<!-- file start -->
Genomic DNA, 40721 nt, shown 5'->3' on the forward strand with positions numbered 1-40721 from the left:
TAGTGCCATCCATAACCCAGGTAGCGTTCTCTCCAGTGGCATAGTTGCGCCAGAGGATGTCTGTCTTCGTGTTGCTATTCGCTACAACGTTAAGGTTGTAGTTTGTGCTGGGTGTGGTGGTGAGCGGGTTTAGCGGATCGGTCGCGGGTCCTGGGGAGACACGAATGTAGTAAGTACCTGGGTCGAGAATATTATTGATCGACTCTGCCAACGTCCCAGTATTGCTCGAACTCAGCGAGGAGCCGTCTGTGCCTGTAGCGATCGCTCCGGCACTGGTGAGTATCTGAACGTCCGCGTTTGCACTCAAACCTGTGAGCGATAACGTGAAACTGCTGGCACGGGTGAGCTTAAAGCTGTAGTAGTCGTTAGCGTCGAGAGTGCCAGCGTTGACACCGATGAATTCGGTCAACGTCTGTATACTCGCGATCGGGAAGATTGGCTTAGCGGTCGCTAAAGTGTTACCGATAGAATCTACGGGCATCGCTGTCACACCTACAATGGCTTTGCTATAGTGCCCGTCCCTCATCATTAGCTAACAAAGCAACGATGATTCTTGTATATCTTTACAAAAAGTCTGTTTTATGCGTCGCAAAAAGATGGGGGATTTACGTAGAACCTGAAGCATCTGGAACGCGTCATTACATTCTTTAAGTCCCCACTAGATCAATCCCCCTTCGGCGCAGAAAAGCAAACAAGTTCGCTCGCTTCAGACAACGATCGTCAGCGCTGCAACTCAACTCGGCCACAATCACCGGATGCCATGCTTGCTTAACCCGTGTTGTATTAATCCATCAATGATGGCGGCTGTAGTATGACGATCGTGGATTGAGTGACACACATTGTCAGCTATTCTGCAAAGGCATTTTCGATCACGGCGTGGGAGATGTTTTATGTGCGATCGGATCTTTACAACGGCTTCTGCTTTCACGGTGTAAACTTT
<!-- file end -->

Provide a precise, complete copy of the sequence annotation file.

Genomic DNA, 40721 nt, shown 5'->3' on the forward strand with positions numbered 1-40721 from the left:
TAGTGCCATCCATAACCCAGGTAGCGTTCTCTCCAGTGGCATAGTTGCGCCAGAGGATGTCTGTCTTCGTGTTGCTATTCGCTACAACGTTAAGGTTGTAGTTTGTGCTGGGTGTGGTGGTGAGCGGGTTTAGCGGATCGGTCGCGGGTCCTGGGGAGACACGAATGTAGTAAGTACCTGGGTCGAGAATATTATTGATCGACTCTGCCAACGTCCCAGTATTGCTCGAACTCAGCGAGGAGCCGTCTGTGCCTGTAGCGATCGCTCCGGCACTGGTGAGTATCTGAACGTCCGCGTTTGCACTCAAACCTGTGAGCGATAACGTGAAACTGCTGGCACGGGTGAGCTTAAAGCTGTAGTAGTCGTTAGCGTCGAGAGTGCCAGCGTTGACACCGATGAATTCGGTCAACGTCTGTATACTCGCGATCGGGAAGATTGGCTTAGCGGTCGCTAAAGTGTTACCGATAGAATCTACGGGCATCGCTGTCACACCTACAATGGCTTTGCTATAGTGCCCGTCCCTCATCATTAGCTAACAAAGCAACGATGATTCTTGTATATCTTTACAAAAAGTCTGTTTTATGCGTCGCAAAAAGATGGGGGATTTACGTAGAACCTGAAGCATCTGGAACGCGTCATTACATTCTTTAAGTCCCCACTAGATCAATCCCCCTTCGGCGCAGAAAAGCAAACAAGTTCGCTCGCTTCAGACAACGATCGTCAGCGCTGCAACTCAACTCGGCCACAATCACCGGATGCCATGCTTGCTTAACCCGTGTTGTATTAATCCATCAATGATGGCGGCTGTAGTATGACGATCGTGGATTGAGTGACACACATTGTCAGCTATTCTGCAAAGGCATTTTCGATCACGGCGTGGGAGATGTTTTATGTGCGATCGGATCTTTACAACGGCTTCTGCTTTCACGGTGTAAACTTT